Over at the Society for U.S. Intellectual History, Ben Alpers observes the relative lack of attention paid to the fact that the Romney-Ryan ticket is the first from a major party without a Protestant candidate. He correctly points out that a Mormon-Catholic alliance, supported by a largely Evangelical base, represents a dramatic shift from an earlier era, when both anti-Mormon and anti-Catholic sentiments were integral to American nativism. The two groups have had a tough time with one another as well, as described in Matthew J. Grow’s colorfully titled 2004 Church History article, “The Whore of Babylon and the Abomination of Abominations: Nineteenth-Century Catholic and Mormon Mutual Perceptions and Religious Identity.”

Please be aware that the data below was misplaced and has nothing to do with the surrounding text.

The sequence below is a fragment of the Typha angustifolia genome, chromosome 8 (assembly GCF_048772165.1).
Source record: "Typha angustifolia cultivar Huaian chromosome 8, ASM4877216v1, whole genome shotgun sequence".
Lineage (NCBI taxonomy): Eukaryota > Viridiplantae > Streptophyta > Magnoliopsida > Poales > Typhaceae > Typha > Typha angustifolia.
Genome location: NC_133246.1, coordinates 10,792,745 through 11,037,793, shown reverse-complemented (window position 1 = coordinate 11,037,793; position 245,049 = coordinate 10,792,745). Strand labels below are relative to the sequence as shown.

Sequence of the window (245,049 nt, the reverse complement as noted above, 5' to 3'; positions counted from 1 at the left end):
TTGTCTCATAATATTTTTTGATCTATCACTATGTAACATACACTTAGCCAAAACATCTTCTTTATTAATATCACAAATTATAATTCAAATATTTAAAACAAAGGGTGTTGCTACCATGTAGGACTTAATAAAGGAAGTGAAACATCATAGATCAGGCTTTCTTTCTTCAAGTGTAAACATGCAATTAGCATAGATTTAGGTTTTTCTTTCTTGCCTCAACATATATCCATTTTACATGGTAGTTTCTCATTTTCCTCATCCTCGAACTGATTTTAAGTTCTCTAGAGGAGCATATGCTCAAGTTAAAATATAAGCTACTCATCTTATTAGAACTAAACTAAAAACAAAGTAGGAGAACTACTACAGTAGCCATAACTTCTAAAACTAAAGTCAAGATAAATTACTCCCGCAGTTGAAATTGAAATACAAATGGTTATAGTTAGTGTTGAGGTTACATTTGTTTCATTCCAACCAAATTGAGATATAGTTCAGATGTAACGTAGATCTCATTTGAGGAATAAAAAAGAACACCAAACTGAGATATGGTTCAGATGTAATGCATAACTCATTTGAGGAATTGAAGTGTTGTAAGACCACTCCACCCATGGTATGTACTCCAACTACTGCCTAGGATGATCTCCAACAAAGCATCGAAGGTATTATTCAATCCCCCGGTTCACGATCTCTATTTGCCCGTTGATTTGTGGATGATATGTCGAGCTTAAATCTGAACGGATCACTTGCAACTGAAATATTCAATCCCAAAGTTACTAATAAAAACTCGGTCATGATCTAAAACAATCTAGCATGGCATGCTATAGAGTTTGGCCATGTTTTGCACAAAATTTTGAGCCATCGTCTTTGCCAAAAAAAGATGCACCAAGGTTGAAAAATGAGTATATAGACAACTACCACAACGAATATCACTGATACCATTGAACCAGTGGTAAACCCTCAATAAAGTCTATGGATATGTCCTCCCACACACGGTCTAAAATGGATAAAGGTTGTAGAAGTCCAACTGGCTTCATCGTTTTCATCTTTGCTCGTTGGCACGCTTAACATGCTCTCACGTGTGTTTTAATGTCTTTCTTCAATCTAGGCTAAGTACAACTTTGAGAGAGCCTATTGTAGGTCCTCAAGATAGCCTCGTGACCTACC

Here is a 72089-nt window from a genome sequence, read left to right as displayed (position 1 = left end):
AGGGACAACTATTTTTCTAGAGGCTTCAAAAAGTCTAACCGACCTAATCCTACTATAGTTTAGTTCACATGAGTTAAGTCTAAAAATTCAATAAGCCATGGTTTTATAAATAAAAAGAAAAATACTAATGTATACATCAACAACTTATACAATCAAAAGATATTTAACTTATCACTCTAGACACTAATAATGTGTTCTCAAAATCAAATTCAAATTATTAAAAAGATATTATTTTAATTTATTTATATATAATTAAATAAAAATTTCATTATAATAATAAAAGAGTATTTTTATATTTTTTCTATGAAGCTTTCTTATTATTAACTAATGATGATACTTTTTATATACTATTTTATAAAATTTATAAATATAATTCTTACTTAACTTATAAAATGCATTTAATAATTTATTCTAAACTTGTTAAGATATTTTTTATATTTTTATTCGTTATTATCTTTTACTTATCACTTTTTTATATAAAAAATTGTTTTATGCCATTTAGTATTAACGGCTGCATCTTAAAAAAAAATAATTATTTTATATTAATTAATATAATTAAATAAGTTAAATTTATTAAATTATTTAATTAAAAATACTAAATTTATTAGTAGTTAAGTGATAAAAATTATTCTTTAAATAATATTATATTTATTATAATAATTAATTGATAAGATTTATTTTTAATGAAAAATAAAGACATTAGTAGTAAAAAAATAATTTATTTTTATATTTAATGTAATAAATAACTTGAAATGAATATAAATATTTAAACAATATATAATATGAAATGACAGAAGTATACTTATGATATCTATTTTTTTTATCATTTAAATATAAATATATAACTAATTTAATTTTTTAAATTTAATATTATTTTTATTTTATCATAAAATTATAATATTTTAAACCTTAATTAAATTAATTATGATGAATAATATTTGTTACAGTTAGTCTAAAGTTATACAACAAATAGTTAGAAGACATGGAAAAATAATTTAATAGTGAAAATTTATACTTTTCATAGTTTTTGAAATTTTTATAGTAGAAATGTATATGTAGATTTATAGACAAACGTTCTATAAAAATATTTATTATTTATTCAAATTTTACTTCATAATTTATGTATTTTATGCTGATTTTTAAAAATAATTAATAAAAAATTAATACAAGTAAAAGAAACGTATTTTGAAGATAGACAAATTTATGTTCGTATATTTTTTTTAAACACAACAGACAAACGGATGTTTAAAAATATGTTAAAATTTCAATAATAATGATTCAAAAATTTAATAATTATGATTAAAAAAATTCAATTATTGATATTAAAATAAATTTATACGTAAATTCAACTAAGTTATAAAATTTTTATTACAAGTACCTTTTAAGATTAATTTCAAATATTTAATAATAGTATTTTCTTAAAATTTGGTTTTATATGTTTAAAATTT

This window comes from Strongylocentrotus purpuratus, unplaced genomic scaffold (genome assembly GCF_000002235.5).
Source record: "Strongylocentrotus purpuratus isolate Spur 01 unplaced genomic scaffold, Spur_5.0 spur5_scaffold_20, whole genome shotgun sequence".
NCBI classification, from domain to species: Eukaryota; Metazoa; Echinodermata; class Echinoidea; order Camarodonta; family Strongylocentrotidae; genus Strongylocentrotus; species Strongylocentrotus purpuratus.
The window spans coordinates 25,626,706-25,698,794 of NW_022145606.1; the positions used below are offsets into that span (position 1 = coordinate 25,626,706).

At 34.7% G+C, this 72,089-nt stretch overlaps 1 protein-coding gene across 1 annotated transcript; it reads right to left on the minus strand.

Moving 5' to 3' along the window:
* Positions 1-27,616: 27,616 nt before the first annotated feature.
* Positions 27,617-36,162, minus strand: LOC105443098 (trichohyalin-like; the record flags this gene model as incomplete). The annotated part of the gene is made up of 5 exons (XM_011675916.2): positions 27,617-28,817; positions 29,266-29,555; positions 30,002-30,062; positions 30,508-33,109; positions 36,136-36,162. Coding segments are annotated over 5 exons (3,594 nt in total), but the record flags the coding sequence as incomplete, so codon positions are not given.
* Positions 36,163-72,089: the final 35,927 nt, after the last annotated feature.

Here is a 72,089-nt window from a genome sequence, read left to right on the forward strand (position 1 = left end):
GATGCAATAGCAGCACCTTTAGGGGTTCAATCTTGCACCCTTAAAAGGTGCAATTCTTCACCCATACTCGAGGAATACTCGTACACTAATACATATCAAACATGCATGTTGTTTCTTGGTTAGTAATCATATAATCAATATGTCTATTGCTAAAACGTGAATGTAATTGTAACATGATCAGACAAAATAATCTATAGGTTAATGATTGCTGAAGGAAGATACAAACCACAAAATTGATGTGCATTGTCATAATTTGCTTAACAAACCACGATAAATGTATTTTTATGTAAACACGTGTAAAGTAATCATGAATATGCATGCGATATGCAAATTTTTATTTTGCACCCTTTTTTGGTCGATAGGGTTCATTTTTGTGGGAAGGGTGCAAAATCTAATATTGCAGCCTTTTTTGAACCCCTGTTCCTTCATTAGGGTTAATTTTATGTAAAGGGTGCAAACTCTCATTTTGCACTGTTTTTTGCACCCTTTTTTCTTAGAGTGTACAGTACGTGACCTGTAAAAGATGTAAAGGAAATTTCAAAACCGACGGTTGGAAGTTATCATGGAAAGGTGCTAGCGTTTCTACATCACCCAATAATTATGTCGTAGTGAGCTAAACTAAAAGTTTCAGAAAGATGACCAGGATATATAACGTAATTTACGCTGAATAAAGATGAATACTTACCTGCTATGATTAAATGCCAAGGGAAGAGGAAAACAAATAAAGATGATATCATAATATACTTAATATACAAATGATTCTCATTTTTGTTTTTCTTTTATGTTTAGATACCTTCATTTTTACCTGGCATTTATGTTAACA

The question remains: if we have come so far in our religious tolerance that these former enemies can become allies, what are they allied against?” It seems to me that this sort of decrease in tension between Christian sects is a circling of wagons against what they imagine to be “the secular.” Doctrinal differences can be overlooked if ideological stances match up. While Romney, Ryan, and their Evangelical supporters have very different soteriological beliefs, they share a particular American Christian worldview that transcends sectarian divides. In the upcoming months, expect an increase in salvos leveled at the “secular left,” which would include the media, liberals, and of course, Barack Obama. The blending of Christianities in the Republican ticket allows the GOP to present a unified front against not only this imagined godless left, but also against Islam, which did not get an invitation to this breakdown of sectarianism.